Drinking more beverages with caffeine could reduce your risk of developing tinnitus; and federal officials are warning consumers that dietary supplements should not be used to help treat concussions.
Both findings were recently reported in The Natural Standard.
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Tinnitus is the medical term that describes when people suffer from a ringing in their ears. It is a common condition that impacts millions of people. For some patients, symptoms can come and go and are just mildly annoying.
But others develop serious and persistent symptoms that lead them to seek medical help. Anyone can develop tinnitus, but it is most common among senior citizens.
But it is becoming more and more common in young people, especially those exposed to loud noises. Exposure to loud music at concerts and clubs can cause tinnitus.
According to the Standard, researchers recently analyzed data from 65,085 women between the ages of 30 and 44 to determine the potential effects of caffeine intake in relation to tinnitus. None of the women had tinnitus at the study’s outset. Information on food intake and their medical history were also collected.
During the 18-year follow-up, 5,289 cases of tinnitus were reported. Researchers reported that women who consumed between 450 to 599 milligrams of caffeine each day had a 15 percent reduced risk of developing tinnitus. That’s compared to women who had fewer than 150 milligrams, which is about the amount of caffeine found in a single cup of coffee. Women who took in more than 600 milligrams of caffeine each day had their risk of tinnitus decrease by 21 percent.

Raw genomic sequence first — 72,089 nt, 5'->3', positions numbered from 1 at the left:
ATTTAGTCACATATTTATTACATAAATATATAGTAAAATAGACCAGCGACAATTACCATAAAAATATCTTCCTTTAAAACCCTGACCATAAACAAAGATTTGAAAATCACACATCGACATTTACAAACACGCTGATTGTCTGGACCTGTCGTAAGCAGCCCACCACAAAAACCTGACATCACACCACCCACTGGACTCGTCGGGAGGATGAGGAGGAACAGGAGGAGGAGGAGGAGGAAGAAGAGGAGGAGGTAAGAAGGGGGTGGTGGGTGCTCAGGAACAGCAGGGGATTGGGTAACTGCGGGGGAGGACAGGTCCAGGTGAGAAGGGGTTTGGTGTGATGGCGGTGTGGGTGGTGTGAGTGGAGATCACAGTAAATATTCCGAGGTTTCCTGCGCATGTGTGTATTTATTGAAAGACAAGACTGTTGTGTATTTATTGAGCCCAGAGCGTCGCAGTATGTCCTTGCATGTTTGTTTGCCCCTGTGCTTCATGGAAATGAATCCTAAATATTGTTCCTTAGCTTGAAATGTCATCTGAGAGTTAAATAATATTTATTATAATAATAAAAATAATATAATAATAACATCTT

Researchers determined that high caffeine intake can be linked to a decreased risk of developing tinnitus.
In other news, the Standard reported that the U.S. Food and Drug Administration recently warned consumers that there is a lack of evidence supporting using supplements to treat concussions.
Concussions are mild brain injuries which can result in a disruption of normal brain function and other health problems.
According to the FDA, some companies are taking advantage of public concern regarding concussions in children and young people – and are marketing untested and possibly dangerous products. These companies claim their products can prevent, treat, or even cure concussions.
Officials from the FDA said they are keeping an eye on how these products are being marketed. If necessary, the FDA is removing bogus claims from product labels.
While some of these products may not be harmful, they can be dangerous by falsely claiming to speed up recovery time for concussion sufferers. There are concerns that coaches and athletes may believe athletes can return to action after receiving a concussion faster than they should.
The FDA is reminding consumers that there is no scientific evidence to back up claims that dietary supplement help treat concussions or reduce concussion symptoms.